Back Door Gobbler
Home Up The Black Hole Literary Review Wm. E. Allendorf, Prop.

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The bird’s in the freezer. The shotgun’s back up on the wall. There’s a stubborn gobbler out in the holler that won’t shut up.  2007 Gobbler season is looking good.  It did not start that way. 

Opening weekend was abysmal.  Saturday was constant rain from midnight to after sundown.  Sunday was dark and blustery. After a miserable morning with the Moose, we came in early.  Too cold. Too windy.  The birds were lackadaisical.  I did hear a few hearty gobbles off in the distance past our campground however, and that was where I thought I would start this morning. I got out early and walked to the back of the farm and set up in one of the prepared blinds Angus and I had set up prior to Yute Season. 

 I could have stayed in bed.  There was nothing for a quarter mile or more to answer my calls.  The sun started to come up, and I was alone.  It was time for a new plan.  We had been having good luck earlier in the year at a place the kids had helped me prepare three years earlier.  It was about half a dozen good setups in a 50 yard stretch of fenceline running between  three pastures.  It overlooks some one nice strut zone in the corner of one pasture, and watches the gate between two others. Angus, #3 son, and nearly bagged a nice one during Yute season.  However, it had proved empty the day before with Moose.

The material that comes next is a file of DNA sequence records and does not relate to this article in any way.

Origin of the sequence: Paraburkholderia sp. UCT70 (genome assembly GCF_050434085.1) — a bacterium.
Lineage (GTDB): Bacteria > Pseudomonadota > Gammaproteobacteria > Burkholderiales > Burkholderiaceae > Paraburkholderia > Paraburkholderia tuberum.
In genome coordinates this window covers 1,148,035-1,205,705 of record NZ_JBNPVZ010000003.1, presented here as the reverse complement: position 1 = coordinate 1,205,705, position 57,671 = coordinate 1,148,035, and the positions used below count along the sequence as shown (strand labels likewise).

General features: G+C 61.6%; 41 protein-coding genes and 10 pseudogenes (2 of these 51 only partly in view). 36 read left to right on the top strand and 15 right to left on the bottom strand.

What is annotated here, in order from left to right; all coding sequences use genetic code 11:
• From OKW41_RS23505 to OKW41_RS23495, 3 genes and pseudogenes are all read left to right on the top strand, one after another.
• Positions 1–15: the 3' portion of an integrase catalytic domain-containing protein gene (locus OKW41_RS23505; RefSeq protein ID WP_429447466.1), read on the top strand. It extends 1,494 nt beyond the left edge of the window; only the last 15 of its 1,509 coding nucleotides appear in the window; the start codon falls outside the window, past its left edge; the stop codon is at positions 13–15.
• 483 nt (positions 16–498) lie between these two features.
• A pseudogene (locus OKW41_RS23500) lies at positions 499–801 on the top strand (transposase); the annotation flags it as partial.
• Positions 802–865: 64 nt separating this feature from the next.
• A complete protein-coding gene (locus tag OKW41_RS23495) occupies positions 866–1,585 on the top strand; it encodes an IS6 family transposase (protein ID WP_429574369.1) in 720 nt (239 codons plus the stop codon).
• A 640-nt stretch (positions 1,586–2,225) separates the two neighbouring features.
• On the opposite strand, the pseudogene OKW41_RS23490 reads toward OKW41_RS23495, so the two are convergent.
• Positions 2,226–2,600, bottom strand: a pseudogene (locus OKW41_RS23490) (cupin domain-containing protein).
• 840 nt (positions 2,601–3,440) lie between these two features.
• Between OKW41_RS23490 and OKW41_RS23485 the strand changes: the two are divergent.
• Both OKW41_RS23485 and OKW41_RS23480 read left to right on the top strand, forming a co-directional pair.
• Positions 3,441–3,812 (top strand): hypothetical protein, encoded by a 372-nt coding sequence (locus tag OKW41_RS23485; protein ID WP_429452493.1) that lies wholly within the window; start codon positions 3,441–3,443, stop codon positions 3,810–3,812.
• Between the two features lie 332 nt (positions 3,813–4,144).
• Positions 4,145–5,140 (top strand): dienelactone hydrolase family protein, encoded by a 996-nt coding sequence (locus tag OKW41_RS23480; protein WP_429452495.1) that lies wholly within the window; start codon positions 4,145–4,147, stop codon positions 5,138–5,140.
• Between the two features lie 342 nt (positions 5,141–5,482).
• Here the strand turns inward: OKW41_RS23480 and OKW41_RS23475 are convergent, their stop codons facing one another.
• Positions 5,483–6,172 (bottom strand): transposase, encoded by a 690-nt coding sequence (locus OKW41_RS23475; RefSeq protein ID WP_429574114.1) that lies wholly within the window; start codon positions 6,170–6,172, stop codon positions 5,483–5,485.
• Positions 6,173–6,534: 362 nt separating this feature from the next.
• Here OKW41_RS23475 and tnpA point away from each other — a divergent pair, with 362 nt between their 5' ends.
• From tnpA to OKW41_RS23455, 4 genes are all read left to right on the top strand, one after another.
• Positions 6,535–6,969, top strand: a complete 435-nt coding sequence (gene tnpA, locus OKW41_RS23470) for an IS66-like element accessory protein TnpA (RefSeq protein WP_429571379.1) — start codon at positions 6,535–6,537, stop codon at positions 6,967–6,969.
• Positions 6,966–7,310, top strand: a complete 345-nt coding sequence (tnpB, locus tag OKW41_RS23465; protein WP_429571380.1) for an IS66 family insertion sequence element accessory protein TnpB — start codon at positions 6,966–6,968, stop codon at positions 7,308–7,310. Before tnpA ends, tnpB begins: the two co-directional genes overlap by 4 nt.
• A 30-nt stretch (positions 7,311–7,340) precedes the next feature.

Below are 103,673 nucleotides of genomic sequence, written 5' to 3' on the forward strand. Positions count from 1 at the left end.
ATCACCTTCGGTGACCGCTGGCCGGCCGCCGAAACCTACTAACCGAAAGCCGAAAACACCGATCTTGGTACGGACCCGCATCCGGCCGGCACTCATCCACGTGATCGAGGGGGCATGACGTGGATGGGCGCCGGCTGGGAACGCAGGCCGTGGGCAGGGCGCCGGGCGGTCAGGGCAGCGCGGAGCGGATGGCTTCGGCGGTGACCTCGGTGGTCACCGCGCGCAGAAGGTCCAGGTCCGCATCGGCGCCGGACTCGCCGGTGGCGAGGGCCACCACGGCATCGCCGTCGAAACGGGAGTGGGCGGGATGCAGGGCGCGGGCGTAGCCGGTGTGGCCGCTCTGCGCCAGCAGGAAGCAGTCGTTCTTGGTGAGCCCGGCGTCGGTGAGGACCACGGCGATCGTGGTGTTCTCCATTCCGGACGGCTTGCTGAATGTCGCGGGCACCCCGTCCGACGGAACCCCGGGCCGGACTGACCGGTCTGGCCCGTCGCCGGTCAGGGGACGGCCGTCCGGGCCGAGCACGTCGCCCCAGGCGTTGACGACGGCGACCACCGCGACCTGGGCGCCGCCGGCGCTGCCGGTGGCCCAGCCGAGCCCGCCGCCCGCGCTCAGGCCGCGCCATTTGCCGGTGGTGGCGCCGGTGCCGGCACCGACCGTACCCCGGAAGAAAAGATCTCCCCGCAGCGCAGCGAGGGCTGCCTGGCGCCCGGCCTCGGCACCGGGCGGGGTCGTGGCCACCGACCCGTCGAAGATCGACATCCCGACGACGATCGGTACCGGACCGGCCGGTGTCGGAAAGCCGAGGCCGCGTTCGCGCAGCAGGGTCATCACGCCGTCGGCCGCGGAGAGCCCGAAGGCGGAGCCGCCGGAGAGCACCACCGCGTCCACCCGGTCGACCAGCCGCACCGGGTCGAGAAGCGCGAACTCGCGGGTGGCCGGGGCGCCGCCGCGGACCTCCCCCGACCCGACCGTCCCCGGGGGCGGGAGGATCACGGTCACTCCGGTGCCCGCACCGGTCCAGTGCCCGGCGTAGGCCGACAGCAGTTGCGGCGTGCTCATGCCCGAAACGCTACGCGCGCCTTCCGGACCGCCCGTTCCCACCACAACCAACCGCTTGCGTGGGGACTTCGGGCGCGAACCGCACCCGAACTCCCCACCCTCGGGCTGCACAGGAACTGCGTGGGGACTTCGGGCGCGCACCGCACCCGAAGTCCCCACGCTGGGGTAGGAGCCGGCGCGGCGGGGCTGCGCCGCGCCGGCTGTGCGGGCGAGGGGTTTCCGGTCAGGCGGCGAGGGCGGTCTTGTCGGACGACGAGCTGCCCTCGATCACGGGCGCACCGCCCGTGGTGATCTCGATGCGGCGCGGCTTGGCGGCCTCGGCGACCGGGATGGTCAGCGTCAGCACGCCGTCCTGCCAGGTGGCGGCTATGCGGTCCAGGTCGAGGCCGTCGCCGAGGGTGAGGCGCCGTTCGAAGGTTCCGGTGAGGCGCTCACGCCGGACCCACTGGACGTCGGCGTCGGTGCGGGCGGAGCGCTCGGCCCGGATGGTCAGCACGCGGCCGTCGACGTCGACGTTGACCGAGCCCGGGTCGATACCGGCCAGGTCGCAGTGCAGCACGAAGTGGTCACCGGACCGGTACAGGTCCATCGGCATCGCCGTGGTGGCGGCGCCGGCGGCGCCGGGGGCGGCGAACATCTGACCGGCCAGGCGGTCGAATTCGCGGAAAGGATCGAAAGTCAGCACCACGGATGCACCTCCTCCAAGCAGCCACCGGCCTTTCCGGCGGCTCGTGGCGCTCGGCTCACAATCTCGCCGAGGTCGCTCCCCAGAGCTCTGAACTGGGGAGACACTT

I figured that the difference had been sunshine. All three days were going to be windy.  This one was going to be no exception, but it hadn’t built up to it yet.  It had been much colder on Angus’ hunt, but still sunny.  It had been dark and gloomy for Moose.  My guess was that the turkeys were coming out into the pastures to warm themselves in the sunshine, and staying back in the cedars when it was cloudy.  The sun was peaking up, so I would know soon.  Meanwhile, I had to work out the intricacies of working with an extra layer of clothing, a heavy coat and a wool balaclava to ward off the uncommonly cold and windy morning ahead.

At sunrise, I got a visit from three hens.  I’d chosen Angus’ favorite spot, sitting on a log under a cedar tree. It afforded a good view, easy movement, and excellent cover.  When the hens came in I managed to duck down without them seeing me.  They came in, fed amongst my decoys and then departed, never the wiser.

I had been keeping track of a total of four gobblers.  My friends, the crows and the red-tail hawk, kept them busy betraying themselves all through flydown and beyond.  The crows were particularly helpful this morning.  I do not know what their problem was, but they were quite boisterous.

I had a spread of three dekes out—two hens venturing into the brush in front of me on the eastern side of the fence line.  I had a jake out in the pasture about 10 yards between them and ten yards out, looking straight at me.  As the hens left, one of them started sparring with her buddy, and the one hen let loose with a huge cackle. That got three gobblers interested—one behind me and two out in front.  After the hens left, I repeated what I had heard using my new homemade slate/glass call.  That sealed the deal.  From there, a few clucks every few minutes was all it took.